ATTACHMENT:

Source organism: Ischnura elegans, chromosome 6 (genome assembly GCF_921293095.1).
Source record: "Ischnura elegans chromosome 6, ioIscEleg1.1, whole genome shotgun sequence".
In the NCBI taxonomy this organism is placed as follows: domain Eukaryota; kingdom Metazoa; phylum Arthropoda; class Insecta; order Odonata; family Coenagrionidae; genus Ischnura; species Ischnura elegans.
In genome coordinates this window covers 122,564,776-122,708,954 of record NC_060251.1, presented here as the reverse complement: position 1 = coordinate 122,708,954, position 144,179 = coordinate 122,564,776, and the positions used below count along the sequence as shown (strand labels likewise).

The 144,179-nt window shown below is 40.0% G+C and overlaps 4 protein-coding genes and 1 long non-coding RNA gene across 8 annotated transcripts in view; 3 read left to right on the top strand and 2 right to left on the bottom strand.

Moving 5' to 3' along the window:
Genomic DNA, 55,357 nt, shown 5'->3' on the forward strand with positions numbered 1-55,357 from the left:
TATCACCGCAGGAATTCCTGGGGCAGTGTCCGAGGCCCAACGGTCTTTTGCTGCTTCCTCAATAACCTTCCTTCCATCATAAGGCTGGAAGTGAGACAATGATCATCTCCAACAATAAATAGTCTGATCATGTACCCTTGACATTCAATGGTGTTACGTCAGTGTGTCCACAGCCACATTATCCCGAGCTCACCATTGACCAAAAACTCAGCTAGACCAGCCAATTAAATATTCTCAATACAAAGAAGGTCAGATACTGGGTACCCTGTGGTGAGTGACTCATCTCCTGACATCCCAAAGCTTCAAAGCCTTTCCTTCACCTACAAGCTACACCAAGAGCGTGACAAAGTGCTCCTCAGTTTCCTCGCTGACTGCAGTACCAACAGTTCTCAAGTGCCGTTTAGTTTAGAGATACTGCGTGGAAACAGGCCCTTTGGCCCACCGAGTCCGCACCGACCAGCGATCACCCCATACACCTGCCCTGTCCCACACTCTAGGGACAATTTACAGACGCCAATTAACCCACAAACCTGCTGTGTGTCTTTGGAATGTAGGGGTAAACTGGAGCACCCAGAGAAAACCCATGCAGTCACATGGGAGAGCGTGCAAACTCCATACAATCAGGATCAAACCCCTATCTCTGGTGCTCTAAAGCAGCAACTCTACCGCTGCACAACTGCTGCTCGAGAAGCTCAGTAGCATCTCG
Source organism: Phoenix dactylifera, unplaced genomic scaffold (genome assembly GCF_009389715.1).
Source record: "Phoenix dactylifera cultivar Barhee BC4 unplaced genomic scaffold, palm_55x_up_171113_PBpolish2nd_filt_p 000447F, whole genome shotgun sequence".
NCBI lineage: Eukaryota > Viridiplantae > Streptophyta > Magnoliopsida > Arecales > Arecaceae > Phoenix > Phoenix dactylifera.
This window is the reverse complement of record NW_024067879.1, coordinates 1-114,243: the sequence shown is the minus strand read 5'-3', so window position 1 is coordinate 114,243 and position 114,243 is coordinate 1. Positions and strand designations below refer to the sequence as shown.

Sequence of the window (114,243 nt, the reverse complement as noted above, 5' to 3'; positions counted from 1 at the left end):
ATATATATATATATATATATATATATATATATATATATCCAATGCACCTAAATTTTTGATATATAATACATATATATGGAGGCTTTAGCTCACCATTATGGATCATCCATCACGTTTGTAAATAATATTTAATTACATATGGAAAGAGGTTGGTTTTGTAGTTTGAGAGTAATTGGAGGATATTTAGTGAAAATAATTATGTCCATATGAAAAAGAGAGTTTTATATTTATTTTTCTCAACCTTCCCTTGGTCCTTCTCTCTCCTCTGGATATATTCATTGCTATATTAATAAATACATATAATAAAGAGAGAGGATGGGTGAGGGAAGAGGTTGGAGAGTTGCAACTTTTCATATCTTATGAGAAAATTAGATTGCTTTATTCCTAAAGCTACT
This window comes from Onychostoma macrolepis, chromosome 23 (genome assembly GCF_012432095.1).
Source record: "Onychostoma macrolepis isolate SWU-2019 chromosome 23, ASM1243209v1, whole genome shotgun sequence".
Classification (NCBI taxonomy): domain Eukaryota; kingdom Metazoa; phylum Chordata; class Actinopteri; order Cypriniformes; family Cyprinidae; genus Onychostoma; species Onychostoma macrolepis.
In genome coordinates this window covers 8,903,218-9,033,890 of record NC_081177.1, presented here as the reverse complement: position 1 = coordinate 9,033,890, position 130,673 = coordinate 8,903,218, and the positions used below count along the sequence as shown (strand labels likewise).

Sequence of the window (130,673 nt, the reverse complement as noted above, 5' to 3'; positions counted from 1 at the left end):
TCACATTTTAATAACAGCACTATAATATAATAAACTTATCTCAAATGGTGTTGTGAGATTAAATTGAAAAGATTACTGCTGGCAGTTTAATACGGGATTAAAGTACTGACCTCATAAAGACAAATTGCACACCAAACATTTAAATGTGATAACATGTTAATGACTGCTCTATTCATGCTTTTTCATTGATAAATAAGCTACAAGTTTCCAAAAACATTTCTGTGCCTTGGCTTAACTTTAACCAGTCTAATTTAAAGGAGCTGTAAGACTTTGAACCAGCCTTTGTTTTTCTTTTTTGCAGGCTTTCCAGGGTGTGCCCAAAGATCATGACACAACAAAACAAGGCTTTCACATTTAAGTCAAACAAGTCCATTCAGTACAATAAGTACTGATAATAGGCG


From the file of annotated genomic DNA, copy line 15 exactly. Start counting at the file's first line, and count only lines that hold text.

This window comes from Onychostoma macrolepis, chromosome 23 (genome assembly GCF_012432095.1).